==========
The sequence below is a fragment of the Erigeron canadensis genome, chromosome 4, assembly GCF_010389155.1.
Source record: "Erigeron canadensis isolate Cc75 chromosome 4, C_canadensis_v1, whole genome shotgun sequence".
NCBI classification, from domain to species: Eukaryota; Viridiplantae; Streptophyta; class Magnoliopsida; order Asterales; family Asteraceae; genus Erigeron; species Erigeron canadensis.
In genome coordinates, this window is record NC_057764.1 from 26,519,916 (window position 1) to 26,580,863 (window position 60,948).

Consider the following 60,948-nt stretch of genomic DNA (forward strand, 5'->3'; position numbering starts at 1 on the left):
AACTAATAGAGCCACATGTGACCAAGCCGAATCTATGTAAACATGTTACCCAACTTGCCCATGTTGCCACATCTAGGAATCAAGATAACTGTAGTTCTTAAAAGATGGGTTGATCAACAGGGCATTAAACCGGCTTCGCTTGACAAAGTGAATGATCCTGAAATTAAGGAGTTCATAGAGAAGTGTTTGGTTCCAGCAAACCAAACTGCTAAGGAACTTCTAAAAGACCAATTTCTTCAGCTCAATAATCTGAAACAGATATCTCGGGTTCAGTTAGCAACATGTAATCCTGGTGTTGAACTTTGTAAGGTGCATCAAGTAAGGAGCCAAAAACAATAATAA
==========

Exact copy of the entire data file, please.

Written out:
The sequence below is a fragment of the Erigeron canadensis genome, chromosome 4, assembly GCF_010389155.1.
Source record: "Erigeron canadensis isolate Cc75 chromosome 4, C_canadensis_v1, whole genome shotgun sequence".
NCBI classification, from domain to species: Eukaryota; Viridiplantae; Streptophyta; class Magnoliopsida; order Asterales; family Asteraceae; genus Erigeron; species Erigeron canadensis.
In genome coordinates, this window is record NC_057764.1 from 26,519,916 (window position 1) to 26,580,863 (window position 60,948).

Consider the following 60,948-nt stretch of genomic DNA (forward strand, 5'->3'; position numbering starts at 1 on the left):
AACTAATAGAGCCACATGTGACCAAGCCGAATCTATGTAAACATGTTACCCAACTTGCCCATGTTGCCACATCTAGGAATCAAGATAACTGTAGTTCTTAAAAGATGGGTTGATCAACAGGGCATTAAACCGGCTTCGCTTGACAAAGTGAATGATCCTGAAATTAAGGAGTTCATAGAGAAGTGTTTGGTTCCAGCAAACCAAACTGCTAAGGAACTTCTAAAAGACCAATTTCTTCAGCTCAATAATCTGAAACAGATATCTCGGGTTCAGTTAGCAACATGTAATCCTGGTGTTGAACTTTGTAAGGTGCATCAAGTAAGGAGCCAAAAACAATAATAA